Thomas Crown = Remington Steals
To be honest it takes a brave man to try and remake a well known movie and as such you have to say that John McTiernan was brave to remake "The Thomas Crown Affair". The interesting thing is that the 1999 remake of the "The Thomas Crown Affair" is the equal of the original and rather ironically has almost the identical positives and negatives. It's stylish and has a better energy about it as well as some stunning set pieces but it is also as contrived as the original pleading with the audience to accept certain things far too easily. It's very much a case that it wants be clever and it is but in being clever it also has to skip over some of the finer details to make it work and as such when you really concentrate on what is happening "The Thomas Crown Affair" sort of falls to pieces.
Successful business man Thomas Crown (Pierce Brosnan - Dante's Peak) is a thrill seeker, a thrill seeker in every way as he stages an audacious art theft at a museum just to enjoy the danger. But when the police and insurance investigator Catherine Banning (Rene Russo - Lethal Weapon 4) start their investigations Crown gets a new form of excitement as Catherine suspects that he may have been the man behind the robbery. Determined to get her man Catherine gets up close and personal to Crown as he enjoys the danger of their cat n mouse games but as things progress it no longer becomes just a game as Catherine falls for the thrill seeking Crown.
In essence "The Thomas Crown Affair" has the same storyline as the original, bored businessman Thomas Crown dabbles in a bit of robbery not because he needs what he steals but for the thrill of it. And as such once again we have insurance investigator jumping to a conclusion that Crown is behind an audacious art theft and so tries to prove it was him. Certain things have changed, the original bank job is now an art robbery and the sexy game of chess which was a highlight of the original makes way for a sexy dance before a steam sex scene but the essence of it all is still the same.
But this version of "The Thomas Crown Affair" is superior in one very clear way and it has an energy about it. From the initial robbery, through the cat and mouse games between Crown and Banning right through to the big climax it skips along at a brilliant, snappy pace. And it means that the cleverness of it, the ingenious way that Crown goes about committing the art theft or the flirtatious game of cat n mouse between him and Banning seems so much more entertaining and sexy than in the original.
But whilst it has a better pace, is clever and just as stylish as the original "The Thomas Crown Affair" still has that one major issue and you have to go with the flow and not over analyze it. When you do try and focus on the detail you're once again left bemused how easily Banning comes to the conclusion that Thomas Crown is the man behind the art theft. And you are even more bemused by the scene where Crown puts a valuable painting in a briefcase which is far too small yet it comes out intact later on. It's this side of things that ends up spoiling the movie and whilst it skips along and has a lot going on these flaws show themselves far too easily.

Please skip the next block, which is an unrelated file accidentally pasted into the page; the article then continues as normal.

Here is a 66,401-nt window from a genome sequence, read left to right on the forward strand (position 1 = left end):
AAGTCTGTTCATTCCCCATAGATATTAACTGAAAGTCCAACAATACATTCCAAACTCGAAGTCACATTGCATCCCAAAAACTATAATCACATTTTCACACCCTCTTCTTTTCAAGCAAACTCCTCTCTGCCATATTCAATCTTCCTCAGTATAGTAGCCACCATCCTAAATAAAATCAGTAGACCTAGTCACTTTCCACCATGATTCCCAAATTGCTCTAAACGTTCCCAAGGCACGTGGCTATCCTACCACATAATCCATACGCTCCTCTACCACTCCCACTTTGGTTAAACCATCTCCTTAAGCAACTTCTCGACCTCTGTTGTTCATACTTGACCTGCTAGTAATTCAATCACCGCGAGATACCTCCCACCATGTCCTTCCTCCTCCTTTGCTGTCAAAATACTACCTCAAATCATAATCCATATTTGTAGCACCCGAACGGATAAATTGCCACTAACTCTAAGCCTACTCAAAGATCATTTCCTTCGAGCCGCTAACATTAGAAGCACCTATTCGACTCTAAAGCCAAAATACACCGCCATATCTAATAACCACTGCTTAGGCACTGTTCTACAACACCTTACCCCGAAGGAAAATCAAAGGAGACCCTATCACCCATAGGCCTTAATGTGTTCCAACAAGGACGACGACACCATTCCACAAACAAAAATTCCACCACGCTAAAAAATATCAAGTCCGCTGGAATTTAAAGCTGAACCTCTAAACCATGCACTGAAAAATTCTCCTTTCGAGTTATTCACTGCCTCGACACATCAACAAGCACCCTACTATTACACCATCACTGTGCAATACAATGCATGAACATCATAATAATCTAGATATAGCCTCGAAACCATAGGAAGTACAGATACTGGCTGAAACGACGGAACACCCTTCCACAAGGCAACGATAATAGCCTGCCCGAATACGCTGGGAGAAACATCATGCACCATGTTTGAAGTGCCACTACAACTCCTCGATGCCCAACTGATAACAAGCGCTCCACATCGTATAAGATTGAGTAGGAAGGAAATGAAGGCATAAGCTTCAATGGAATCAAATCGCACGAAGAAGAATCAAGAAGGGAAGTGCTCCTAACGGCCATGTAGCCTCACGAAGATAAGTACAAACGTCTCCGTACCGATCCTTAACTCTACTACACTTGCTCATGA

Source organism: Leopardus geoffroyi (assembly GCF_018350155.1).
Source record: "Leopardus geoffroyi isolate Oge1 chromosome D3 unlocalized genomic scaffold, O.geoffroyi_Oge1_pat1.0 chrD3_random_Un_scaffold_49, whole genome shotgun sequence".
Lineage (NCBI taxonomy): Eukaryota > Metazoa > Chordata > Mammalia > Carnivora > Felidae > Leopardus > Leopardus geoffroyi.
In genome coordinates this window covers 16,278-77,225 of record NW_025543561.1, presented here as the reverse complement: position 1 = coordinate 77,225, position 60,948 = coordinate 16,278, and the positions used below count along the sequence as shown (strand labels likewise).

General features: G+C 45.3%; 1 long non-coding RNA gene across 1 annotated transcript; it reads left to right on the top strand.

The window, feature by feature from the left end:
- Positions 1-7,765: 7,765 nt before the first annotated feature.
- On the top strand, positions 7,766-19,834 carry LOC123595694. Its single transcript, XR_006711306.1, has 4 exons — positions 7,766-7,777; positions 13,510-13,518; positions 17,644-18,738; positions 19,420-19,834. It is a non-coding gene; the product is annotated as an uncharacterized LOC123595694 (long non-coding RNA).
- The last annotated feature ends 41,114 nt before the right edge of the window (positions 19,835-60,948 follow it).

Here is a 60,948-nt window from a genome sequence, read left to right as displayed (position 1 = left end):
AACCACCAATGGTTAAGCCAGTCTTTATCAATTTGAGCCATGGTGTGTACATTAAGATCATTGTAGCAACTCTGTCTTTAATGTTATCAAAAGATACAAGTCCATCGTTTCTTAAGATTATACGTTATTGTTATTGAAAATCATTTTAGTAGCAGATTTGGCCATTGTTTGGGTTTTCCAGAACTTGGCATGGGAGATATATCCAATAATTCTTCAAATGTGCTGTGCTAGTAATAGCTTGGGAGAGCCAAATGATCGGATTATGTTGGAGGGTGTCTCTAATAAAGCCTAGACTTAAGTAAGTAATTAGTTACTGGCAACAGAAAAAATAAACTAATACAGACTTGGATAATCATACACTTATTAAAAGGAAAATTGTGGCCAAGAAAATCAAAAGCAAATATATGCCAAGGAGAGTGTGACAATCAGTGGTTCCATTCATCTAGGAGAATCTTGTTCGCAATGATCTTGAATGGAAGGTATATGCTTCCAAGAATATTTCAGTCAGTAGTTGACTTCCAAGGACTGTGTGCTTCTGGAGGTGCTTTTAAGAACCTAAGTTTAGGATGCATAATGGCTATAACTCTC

Now like it was brave for McTiernan to remake such a popular movie you have to say Pierce Brosnan was a brave man to step into Steve McQueen's role as Thomas Crown. But because this version of "The Thomas Crown Affair" is sexier and in a way a more suave movie Brosnan is in fact perfectly cast and delivers that sense of charm and risk taking perfectly. And it has to be said Renne Russo does a superior job to Faye Dunaway playing the insurance investigator who this time is called Catherine Banning. Russo adds a lot of sexiness to the movie and not just because she disrobes for a couple of sex scenes but because she delivers that flirtatious nature so well. In the cat n mouse games she seems to be enjoying the flirtations as much as Crown enjoys the danger. Interestingly Faye Dunaway has a role in the remake as an unnamed shrink who Thomas Crown visits.
What this all boils down to is that the remake of "The Thomas Crown Affair" is not only a good movie but in fact the equal of the original. It manages to keep the essence of the story but sexes it up and gives it a burst of energy which was lacking in the original. It still suffer because whilst stylish and clever with some great set pieces it does require that you take certain things for granted, accepting the impossible and it is this side of things which sadly spoils things.